This is Nissan's new concept car, The Pivo 2 that will debut at the upcoming Tokyo Motor Show. Powered by advanced Compact Lithium-ion Batteries and featuring a unique rotating cabin - meaning no reverse gear required - the first Pivo became a cult hit at shows from Beijing to Geneva.
Pivo 2 takes the idea of an environmentally friendly electric urban commuter vehicle and adds fun, functionality and a unique relationship between the car and driver. Pivo 2 is powered by advanced Compact Lithium-ion Batteries and employs 'by-wire' technologies for braking and steering. There are no axles which allows the wheels to change angle.
Where the first Pivo, with its fully rotating cabin design, made reversing obsolete, the Pivo 2 takes that easy mobility concept to a new level. Each of the four wheels are powered by Nissan's advanced electric In-wheel 3D Motor and can turn through 90 degrees to allow Pivo 2 to drive sideways as well as forward. The rotating cabin also means that when parked on the street, you can exit or enter directly to or from the sidewalk. The seating faces the door, on which the controls are mounted.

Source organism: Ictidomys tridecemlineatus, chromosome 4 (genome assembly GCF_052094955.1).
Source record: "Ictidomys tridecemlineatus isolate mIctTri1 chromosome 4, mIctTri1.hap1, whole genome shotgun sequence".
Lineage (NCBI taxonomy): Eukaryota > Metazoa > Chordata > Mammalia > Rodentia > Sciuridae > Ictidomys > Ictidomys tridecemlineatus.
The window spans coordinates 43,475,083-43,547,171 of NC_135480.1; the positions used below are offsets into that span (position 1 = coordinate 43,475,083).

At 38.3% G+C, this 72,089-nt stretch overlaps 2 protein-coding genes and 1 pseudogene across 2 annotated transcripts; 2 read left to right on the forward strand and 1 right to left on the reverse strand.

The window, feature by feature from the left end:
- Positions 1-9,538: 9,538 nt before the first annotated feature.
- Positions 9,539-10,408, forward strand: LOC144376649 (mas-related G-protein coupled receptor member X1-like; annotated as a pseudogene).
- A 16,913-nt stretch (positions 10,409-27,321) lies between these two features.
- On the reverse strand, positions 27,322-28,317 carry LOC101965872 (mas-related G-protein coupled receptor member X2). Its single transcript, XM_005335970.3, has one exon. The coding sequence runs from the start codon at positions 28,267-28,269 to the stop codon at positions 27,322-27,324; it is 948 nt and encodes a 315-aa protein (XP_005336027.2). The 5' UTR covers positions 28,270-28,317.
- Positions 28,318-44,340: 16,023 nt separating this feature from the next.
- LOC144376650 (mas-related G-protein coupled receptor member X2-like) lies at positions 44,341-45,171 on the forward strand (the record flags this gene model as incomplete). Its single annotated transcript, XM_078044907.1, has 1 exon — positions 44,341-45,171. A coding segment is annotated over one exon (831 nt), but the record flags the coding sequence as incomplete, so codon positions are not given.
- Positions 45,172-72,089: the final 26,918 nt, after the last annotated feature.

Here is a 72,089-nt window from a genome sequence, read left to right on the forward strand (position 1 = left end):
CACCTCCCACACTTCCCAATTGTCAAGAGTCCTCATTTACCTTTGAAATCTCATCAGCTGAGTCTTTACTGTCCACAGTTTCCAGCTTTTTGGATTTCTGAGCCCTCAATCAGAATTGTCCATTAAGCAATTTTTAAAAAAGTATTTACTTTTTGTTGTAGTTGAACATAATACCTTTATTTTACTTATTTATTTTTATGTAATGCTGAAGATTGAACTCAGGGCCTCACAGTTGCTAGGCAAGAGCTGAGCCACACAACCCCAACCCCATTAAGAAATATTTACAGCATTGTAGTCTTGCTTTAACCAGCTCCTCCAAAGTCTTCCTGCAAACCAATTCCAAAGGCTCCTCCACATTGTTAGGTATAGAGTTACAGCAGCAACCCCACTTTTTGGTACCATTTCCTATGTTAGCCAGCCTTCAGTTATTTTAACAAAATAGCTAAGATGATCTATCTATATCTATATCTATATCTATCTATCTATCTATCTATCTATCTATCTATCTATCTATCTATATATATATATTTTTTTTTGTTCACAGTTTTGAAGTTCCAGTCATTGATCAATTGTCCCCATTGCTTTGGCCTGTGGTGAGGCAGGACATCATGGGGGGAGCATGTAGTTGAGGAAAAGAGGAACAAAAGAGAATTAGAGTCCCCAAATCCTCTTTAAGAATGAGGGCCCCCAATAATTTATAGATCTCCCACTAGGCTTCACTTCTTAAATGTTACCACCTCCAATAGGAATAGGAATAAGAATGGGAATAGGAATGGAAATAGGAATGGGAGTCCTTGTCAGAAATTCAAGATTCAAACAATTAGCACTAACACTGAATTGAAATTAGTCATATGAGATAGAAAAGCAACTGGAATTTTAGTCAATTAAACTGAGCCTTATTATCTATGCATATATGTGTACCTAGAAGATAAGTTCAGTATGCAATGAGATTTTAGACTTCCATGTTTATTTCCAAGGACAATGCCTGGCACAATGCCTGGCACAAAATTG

The Robotic Agent, which moves and uses lighted eyes and mouth for expression, can converse with you in Japanese and English, offering directions - such as where the nearest parking lot is located and which one is cheapest. But it can do much more than that. It can even read your facial expression to see if you are having a good day and if not, say things to help cheer you up. Or if you look sleepy, it might offer to show you to the nearest coffee shop.
Being a "concept car" there are obviously a few things that need addressing before turning into a production vehicle. You wouldn't want to open that door in the rain for example, and there is no place to stash the groceries for another, but the whole purpose of this kind of project is to explore ideas.
Pivo 2 won't tear me away from my bicycle, but I really appreciate a concept car with a truly innovative design that focuses on the environment as well as the practical utility and comfort for the user of the vehicle as opposed to merely cranking out yet another (yawn) muscle car. Attention to the enjoyment of day to day life is something I've come to deeply admire about Japan. A recent article in the International Herald Tribune (thanks Kurashi - News from Japan) put it well -
"...(Japan) has quietly gone about its business, applying the same kind of meticulous approach long ago made famous by its industries, of relentless small improvements to quality of life."